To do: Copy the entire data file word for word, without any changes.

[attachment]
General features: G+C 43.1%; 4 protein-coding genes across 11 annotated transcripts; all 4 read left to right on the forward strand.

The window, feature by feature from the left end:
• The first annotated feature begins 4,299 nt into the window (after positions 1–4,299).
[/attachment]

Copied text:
General features: G+C 43.1%; 4 protein-coding genes across 11 annotated transcripts; all 4 read left to right on the forward strand.

The window, feature by feature from the left end:
• The first annotated feature begins 4,299 nt into the window (after positions 1–4,299).